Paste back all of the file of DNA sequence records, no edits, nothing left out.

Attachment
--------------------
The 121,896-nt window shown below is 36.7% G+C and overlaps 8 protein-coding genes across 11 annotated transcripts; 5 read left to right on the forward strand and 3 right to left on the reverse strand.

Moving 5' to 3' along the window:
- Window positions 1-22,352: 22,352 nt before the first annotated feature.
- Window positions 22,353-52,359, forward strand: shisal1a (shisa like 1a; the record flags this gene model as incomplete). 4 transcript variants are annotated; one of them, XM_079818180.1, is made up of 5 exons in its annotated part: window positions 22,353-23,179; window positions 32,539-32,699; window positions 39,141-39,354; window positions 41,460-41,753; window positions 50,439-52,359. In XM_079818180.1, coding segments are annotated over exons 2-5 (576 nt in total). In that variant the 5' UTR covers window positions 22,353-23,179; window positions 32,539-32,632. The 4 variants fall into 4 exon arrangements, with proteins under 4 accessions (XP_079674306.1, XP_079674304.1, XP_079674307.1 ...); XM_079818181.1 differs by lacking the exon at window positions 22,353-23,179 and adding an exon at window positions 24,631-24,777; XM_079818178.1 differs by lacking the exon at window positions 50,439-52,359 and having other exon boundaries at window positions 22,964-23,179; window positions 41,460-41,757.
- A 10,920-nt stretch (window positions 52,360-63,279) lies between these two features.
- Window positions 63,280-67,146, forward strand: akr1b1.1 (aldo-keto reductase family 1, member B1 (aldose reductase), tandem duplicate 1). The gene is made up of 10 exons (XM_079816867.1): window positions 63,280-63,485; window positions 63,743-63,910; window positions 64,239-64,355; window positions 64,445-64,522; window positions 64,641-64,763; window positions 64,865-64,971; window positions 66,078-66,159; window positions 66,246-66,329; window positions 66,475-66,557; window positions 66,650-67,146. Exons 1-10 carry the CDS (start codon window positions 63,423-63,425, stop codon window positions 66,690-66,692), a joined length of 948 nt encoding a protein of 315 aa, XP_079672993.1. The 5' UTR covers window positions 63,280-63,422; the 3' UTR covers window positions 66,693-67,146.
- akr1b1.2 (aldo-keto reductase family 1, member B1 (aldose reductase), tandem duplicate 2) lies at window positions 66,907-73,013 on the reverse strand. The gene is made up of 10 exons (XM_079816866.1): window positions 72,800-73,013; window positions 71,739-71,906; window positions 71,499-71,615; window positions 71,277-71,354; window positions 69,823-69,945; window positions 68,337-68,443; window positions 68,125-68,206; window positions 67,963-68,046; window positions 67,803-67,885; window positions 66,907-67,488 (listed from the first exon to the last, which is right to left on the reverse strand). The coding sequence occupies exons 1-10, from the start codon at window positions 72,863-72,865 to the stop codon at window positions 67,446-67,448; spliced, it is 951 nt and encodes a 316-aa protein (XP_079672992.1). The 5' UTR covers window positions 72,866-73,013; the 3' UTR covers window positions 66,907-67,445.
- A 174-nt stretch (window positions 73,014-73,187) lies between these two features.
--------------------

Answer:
The 121,896-nt window shown below is 36.7% G+C and overlaps 8 protein-coding genes across 11 annotated transcripts; 5 read left to right on the forward strand and 3 right to left on the reverse strand.

Moving 5' to 3' along the window:
- Window positions 1-22,352: 22,352 nt before the first annotated feature.
- Window positions 22,353-52,359, forward strand: shisal1a (shisa like 1a; the record flags this gene model as incomplete). 4 transcript variants are annotated; one of them, XM_079818180.1, is made up of 5 exons in its annotated part: window positions 22,353-23,179; window positions 32,539-32,699; window positions 39,141-39,354; window positions 41,460-41,753; window positions 50,439-52,359. In XM_079818180.1, coding segments are annotated over exons 2-5 (576 nt in total). In that variant the 5' UTR covers window positions 22,353-23,179; window positions 32,539-32,632. The 4 variants fall into 4 exon arrangements, with proteins under 4 accessions (XP_079674306.1, XP_079674304.1, XP_079674307.1 ...); XM_079818181.1 differs by lacking the exon at window positions 22,353-23,179 and adding an exon at window positions 24,631-24,777; XM_079818178.1 differs by lacking the exon at window positions 50,439-52,359 and having other exon boundaries at window positions 22,964-23,179; window positions 41,460-41,757.
- A 10,920-nt stretch (window positions 52,360-63,279) lies between these two features.
- Window positions 63,280-67,146, forward strand: akr1b1.1 (aldo-keto reductase family 1, member B1 (aldose reductase), tandem duplicate 1). The gene is made up of 10 exons (XM_079816867.1): window positions 63,280-63,485; window positions 63,743-63,910; window positions 64,239-64,355; window positions 64,445-64,522; window positions 64,641-64,763; window positions 64,865-64,971; window positions 66,078-66,159; window positions 66,246-66,329; window positions 66,475-66,557; window positions 66,650-67,146. Exons 1-10 carry the CDS (start codon window positions 63,423-63,425, stop codon window positions 66,690-66,692), a joined length of 948 nt encoding a protein of 315 aa, XP_079672993.1. The 5' UTR covers window positions 63,280-63,422; the 3' UTR covers window positions 66,693-67,146.
- akr1b1.2 (aldo-keto reductase family 1, member B1 (aldose reductase), tandem duplicate 2) lies at window positions 66,907-73,013 on the reverse strand. The gene is made up of 10 exons (XM_079816866.1): window positions 72,800-73,013; window positions 71,739-71,906; window positions 71,499-71,615; window positions 71,277-71,354; window positions 69,823-69,945; window positions 68,337-68,443; window positions 68,125-68,206; window positions 67,963-68,046; window positions 67,803-67,885; window positions 66,907-67,488 (listed from the first exon to the last, which is right to left on the reverse strand). The coding sequence occupies exons 1-10, from the start codon at window positions 72,863-72,865 to the stop codon at window positions 67,446-67,448; spliced, it is 951 nt and encodes a 316-aa protein (XP_079672992.1). The 5' UTR covers window positions 72,866-73,013; the 3' UTR covers window positions 66,907-67,445.
- A 174-nt stretch (window positions 73,014-73,187) lies between these two features.